With that in mind, here are four of my favorite active learning exercises to use in one-shots: they don’t take much time, they break up the lecture, and they get students talking. Give them a try the next time you want to break out of a one-shot rut.
Stand Up / Sit Down for Boolean Logic
I modified this activity from an excellent book, “Active Learning Techniques for Librarians: Practical Examples,” by Andrew Walsh and Padma Inala. It’s a fun, visual way to teach Boolean logic, and has the added benefit of getting students’ blood flowing when they’re forced to stand up and move.
Tell the class they should stand up if they fit the conditions you write on the board. I start with STUDENT. It will take a second for the class to realize everyone has to stand up. Then I say, “Let’s pretend you’re my search results. I’m overwhelmed with so many results. I need to narrow down these results to be more specific.”
I turn back to the board and add, AND JEANS (or AND SHORTS, if it’s summer). Some students sit down, some students stay standing. I ask the class to notice what happened to our search results, and they usually get that results were narrowed / reduced.
Next I’ll ask what they think will happen if I add another condition connected with AND – will we get more results, or fewer results? Sometimes two different students will give two different answers, which prompts further discussion. Then I’ll add AND GLASSES (or AND HAT, if I see more students in hats than glasses). We’ll usually only have a few students left standing at that point, providing a clear visual example that the more search terms you have connected with AND, the fewer results you’ll get.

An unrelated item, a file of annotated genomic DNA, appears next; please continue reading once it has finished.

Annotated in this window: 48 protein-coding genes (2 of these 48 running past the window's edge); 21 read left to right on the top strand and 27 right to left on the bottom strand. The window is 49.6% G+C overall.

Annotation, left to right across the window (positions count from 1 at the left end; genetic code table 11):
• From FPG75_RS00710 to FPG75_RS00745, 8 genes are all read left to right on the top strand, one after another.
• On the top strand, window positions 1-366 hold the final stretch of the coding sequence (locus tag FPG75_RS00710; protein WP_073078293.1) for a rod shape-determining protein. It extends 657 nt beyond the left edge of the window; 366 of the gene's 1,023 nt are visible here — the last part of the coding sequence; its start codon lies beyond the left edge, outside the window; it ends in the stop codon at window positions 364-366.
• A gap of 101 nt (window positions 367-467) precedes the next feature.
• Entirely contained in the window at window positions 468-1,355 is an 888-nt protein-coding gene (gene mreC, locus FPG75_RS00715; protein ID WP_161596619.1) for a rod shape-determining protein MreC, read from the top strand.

I ask the JEANS AND GLASSES folks to stay standing for a moment, and then I erase AND and change it to OR. I’ll tell the class, “Now stand up if you fit either one of these conditions – if you’re wearing jeans or glasses.” Walk around the room and make sure everyone that should be is standing up. Ask the class what happened to the search results when you changed AND to OR, and discuss what each operator will do.
Confession: I do not do this activity to demonstrate NOT. I really want students to see the difference in results between terms connected with AND, versus terms connected with OR. I use a trusty Venn Diagram to teach NOT.
This is a popular exercise with both students and instructors. In fact, I just received this email from a faculty member in the most recent class I did this activity with: “I had never understood about using the words ‘and, not, or’. I really loved how you used the students to demonstrate the differences.”
Think / Pair / Share for Evaluating Information
This is one that you can do relatively quickly, depending on whether or not you go around the whole room for each pair to report back. I display the following question and ask students to think about it for a moment: “how do you know when you can trust information?” I also display some follow-up questions to help get them thinking about the topic: What characteristics does the source have? Where do you find the source? How is the source different from other sources of information?